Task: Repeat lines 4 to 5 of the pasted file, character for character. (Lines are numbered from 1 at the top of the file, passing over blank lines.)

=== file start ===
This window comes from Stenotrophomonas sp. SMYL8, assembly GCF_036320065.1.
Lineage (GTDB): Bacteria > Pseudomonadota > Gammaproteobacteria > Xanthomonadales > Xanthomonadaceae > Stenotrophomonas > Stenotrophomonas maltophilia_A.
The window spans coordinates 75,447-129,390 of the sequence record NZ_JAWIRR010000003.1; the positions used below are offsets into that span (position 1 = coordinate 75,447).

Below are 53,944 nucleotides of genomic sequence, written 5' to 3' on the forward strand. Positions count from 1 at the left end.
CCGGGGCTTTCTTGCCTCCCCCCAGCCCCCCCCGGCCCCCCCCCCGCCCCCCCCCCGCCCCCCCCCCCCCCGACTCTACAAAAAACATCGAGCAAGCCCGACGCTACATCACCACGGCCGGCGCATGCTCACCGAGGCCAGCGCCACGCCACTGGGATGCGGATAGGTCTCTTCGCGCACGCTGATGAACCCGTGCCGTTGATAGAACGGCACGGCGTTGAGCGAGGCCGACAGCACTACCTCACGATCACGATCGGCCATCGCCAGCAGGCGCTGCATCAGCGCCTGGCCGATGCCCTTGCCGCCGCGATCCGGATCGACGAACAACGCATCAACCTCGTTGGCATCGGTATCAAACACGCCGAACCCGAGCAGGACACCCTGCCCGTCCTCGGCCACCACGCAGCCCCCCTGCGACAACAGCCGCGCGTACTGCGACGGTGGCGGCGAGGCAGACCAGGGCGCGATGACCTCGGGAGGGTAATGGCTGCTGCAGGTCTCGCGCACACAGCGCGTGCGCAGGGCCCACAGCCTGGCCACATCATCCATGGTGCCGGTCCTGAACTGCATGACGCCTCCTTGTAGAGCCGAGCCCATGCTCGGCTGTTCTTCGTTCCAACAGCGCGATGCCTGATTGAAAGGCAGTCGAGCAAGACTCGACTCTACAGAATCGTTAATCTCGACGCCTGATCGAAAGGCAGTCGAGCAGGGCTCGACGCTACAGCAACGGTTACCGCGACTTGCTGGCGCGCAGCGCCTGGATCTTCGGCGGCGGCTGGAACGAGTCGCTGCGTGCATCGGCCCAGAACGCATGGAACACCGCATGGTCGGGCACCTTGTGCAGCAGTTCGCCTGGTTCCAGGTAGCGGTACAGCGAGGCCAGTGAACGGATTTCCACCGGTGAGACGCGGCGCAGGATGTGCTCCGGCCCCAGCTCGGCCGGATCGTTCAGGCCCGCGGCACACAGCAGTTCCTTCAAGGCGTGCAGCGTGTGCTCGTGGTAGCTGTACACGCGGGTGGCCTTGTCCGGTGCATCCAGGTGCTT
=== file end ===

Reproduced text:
Below are 53,944 nucleotides of genomic sequence, written 5' to 3' on the forward strand. Positions count from 1 at the left end.
CCGGGGCTTTCTTGCCTCCCCCCAGCCCCCCCCGGCCCCCCCCCCGCCCCCCCCCCGCCCCCCCCCCCCCCGACTCTACAAAAAACATCGAGCAAGCCCGACGCTACATCACCACGGCCGGCGCATGCTCACCGAGGCCAGCGCCACGCCACTGGGATGCGGATAGGTCTCTTCGCGCACGCTGATGAACCCGTGCCGTTGATAGAACGGCACGGCGTTGAGCGAGGCCGACAGCACTACCTCACGATCACGATCGGCCATCGCCAGCAGGCGCTGCATCAGCGCCTGGCCGATGCCCTTGCCGCCGCGATCCGGATCGACGAACAACGCATCAACCTCGTTGGCATCGGTATCAAACACGCCGAACCCGAGCAGGACACCCTGCCCGTCCTCGGCCACCACGCAGCCCCCCTGCGACAACAGCCGCGCGTACTGCGACGGTGGCGGCGAGGCAGACCAGGGCGCGATGACCTCGGGAGGGTAATGGCTGCTGCAGGTCTCGCGCACACAGCGCGTGCGCAGGGCCCACAGCCTGGCCACATCATCCATGGTGCCGGTCCTGAACTGCATGACGCCTCCTTGTAGAGCCGAGCCCATGCTCGGCTGTTCTTCGTTCCAACAGCGCGATGCCTGATTGAAAGGCAGTCGAGCAAGACTCGACTCTACAGAATCGTTAATCTCGACGCCTGATCGAAAGGCAGTCGAGCAGGGCTCGACGCTACAGCAACGGTTACCGCGACTTGCTGGCGCGCAGCGCCTGGATCTTCGGCGGCGGCTGGAACGAGTCGCTGCGTGCATCGGCCCAGAACGCATGGAACACCGCATGGTCGGGCACCTTGTGCAGCAGTTCGCCTGGTTCCAGGTAGCGGTACAGCGAGGCCAGTGAACGGATTTCCACCGGTGAGACGCGGCGCAGGATGTGCTCCGGCCCCAGCTCGGCCGGATCGTTCAGGCCCGCGGCACACAGCAGTTCCTTCAAGGCGTGCAGCGTGTGCTCGTGGTAGCTGTACACGCGGGTGGCCTTGTCCGGTGCATCCAGGTGCTT